Ad is a nonenveloped, linear, double-stranded DNA virus with a genome of approximately 36 kb. The human Ad subgroup C, which contains 2 of the most studied serotypes (types 2 and 5), is widespread in the population and associated with a mild upper respiratory tract infection. Wild-type Ads have been genetically modified to take advantage of the altered tumor environment to allow selective replication. Two general approaches have been used to generate this tumor selectivity. The first is to delete gene functions that are critical for efficient viral replication in normal cells but are expendable in tumor cells [38, 39]. ONYX-015 (dl1520 or CI-1042) was the first conditionally replication-competent engineered Ad to enter a clinical trial. It contains a deletion of the E1B-55 kDa gene and demonstrated oncolytic activity in cancer cells with mutant p53, but only limited cytotoxicity in normal human cells with wild-type p53 function [40, 41] (however, it has become clear that this is not the reason for selective replication) [42]. A second general approach is to limit the expression of the E1A gene product through the use of tumor- and/or tissue-specific promoters [43, 44]. E1A functions to stimulate S phase and transcriptional activation of both cellular and viral genes, allowing virus replication to proceed. An example is the CN706 virus in which the E1A gene is transcriptionally controlled by the PSA promoter, resulting in a virus that selectively replicates in tissue with high PSA levels [45]. There are many other examples of selectively replicating oncolytic Ads that have been reviewed elsewhere [46, 47].

HSV is a large (150–200 nm diameter) enveloped virus [60] with a double-stranded DNA genome of approximately 150 kb [61]. HSV commonly causes infections in the orofacial region (HSV-1) and in the genital region (HSV-2) (reviewed in [62]). Multiple genetic manipulations to HSV have allowed the development of viruses that selectively replicate in cancer cells. One mutation that has been examined is the inactivation of the viral ICP6 (UL39) gene, which codes for the large subunit of ribonucleotide reductase (RR) [63, 64]. RR plays a key role in making the deoxyribonucleotides (dNTPs) that are needed for DNA synthesis [65]. The RR levels are elevated in dividing tumor cells but low in normal cells. This mutation therefore renders the virus dependent on the cellular enzyme resulting in tumor selectivity. A second modification that has been investigated is the inactivation of the Υ-34.5 gene that encodes the ICP34.5 protein which is important for viral replication [66], viral exit from cells [67], prevention of the early shut-off of protein synthesis [68], and neurovirulence [69] (Figure 1). In normal cells, the double-stranded-RNA-(dsRNA-) dependent protein kinase (PKR) shuts off protein synthesis and prevents viral replication [70]. Tumor cells often have defects in this signaling pathway and thus allow viral replication [71]. Mutation of the viral thymidine kinase (UL23) gene also renders the virus dependent on host cell TK expression [72].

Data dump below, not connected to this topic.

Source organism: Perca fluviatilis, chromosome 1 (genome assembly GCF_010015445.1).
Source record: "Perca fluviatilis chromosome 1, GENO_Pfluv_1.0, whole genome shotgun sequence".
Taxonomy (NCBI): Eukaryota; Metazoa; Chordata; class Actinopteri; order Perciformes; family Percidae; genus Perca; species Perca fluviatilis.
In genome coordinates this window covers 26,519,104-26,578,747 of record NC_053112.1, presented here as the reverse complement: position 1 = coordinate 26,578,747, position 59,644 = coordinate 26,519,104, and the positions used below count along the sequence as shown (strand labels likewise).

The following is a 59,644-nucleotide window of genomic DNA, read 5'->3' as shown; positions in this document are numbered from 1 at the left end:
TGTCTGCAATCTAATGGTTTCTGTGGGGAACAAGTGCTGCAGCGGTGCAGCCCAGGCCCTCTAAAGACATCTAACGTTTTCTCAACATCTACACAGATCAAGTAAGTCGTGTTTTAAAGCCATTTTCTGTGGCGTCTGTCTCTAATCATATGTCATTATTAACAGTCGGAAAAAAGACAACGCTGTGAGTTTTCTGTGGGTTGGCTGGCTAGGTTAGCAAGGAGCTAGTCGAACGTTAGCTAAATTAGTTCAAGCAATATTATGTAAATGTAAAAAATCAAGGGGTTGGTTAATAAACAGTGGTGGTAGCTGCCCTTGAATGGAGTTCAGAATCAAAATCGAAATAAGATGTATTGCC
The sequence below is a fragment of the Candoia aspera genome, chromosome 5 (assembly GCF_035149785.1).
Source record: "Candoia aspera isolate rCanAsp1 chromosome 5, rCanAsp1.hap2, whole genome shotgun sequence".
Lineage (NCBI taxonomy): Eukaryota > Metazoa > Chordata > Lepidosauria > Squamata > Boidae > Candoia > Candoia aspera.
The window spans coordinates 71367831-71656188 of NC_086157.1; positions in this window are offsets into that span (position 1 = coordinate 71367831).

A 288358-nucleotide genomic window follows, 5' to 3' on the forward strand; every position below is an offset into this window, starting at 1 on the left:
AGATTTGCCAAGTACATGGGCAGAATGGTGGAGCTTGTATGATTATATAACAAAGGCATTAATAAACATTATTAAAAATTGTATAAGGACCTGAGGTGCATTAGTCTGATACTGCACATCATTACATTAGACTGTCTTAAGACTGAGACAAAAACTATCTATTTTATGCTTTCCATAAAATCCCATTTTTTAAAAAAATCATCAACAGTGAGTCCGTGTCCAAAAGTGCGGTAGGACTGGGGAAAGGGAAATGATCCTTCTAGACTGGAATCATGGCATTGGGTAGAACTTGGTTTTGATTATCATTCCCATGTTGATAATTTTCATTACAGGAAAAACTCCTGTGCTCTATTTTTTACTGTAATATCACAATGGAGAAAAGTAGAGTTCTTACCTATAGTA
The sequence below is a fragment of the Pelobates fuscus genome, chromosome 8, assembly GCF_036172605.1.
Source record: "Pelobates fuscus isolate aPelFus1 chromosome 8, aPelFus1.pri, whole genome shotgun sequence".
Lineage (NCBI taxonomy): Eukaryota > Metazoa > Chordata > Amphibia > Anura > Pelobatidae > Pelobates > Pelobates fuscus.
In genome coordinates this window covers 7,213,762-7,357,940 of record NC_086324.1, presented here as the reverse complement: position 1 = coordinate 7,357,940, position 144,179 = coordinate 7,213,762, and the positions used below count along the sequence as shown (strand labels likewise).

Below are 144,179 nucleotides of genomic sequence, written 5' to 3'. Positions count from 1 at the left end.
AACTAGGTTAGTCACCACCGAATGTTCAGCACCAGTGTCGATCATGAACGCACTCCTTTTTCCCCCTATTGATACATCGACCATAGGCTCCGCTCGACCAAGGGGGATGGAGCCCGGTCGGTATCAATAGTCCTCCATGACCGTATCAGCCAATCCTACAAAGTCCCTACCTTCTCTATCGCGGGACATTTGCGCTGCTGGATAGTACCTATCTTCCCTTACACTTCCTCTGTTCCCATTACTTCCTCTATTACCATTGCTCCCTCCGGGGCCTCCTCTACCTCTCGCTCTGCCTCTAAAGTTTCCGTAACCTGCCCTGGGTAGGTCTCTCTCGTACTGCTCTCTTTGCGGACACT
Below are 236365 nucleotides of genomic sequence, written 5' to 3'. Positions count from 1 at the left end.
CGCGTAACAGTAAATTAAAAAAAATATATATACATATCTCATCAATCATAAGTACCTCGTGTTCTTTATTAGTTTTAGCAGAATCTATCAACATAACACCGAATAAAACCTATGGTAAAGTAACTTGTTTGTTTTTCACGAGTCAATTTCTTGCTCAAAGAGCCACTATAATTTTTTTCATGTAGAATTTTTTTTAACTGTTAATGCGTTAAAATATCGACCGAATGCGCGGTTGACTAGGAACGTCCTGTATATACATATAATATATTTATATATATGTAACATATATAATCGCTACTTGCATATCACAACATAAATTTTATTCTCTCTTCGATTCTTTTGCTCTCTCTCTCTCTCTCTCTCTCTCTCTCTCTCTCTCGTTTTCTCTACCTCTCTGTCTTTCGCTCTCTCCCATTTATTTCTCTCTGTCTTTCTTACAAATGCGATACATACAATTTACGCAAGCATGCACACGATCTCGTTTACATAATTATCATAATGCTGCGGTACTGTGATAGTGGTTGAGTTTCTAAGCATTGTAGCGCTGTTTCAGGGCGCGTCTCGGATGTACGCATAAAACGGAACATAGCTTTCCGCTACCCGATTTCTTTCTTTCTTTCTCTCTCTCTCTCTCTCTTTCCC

Reoviridae are a family of viruses that includes viruses that infect the gastrointestinal tract and respiratory system. Human reoviruses contain 10 segments of double-stranded RNA and a double shell of proteins that compose the inner capsid or core and the outer capsid.

VAC has a large (~200 kb) linear double-stranded DNA genome that replicates exclusively in the cytoplasm. VAC infects many different cell types with high efficiency. VAC encodes many of the proteins required for robust virus replication in normal cells (reviewed in [103–105]).

Surgery, BCG, and chemotherapy dramatically slow the progress of bladder cancer but do not eradicate the disease totally. Patients with NMIBC that fail BCG therapy are in need of other bladder-sparing treatment options. This paper discussed the potential of oncolytic viruses as a treatment option in bladder cancer. Encouraging safety profiles and antitumor activity have been demonstrated with a variety of oncolytic viruses. However, very little preclinical, let alone clinical, data have been reported for oncolytic viruses in bladder cancer.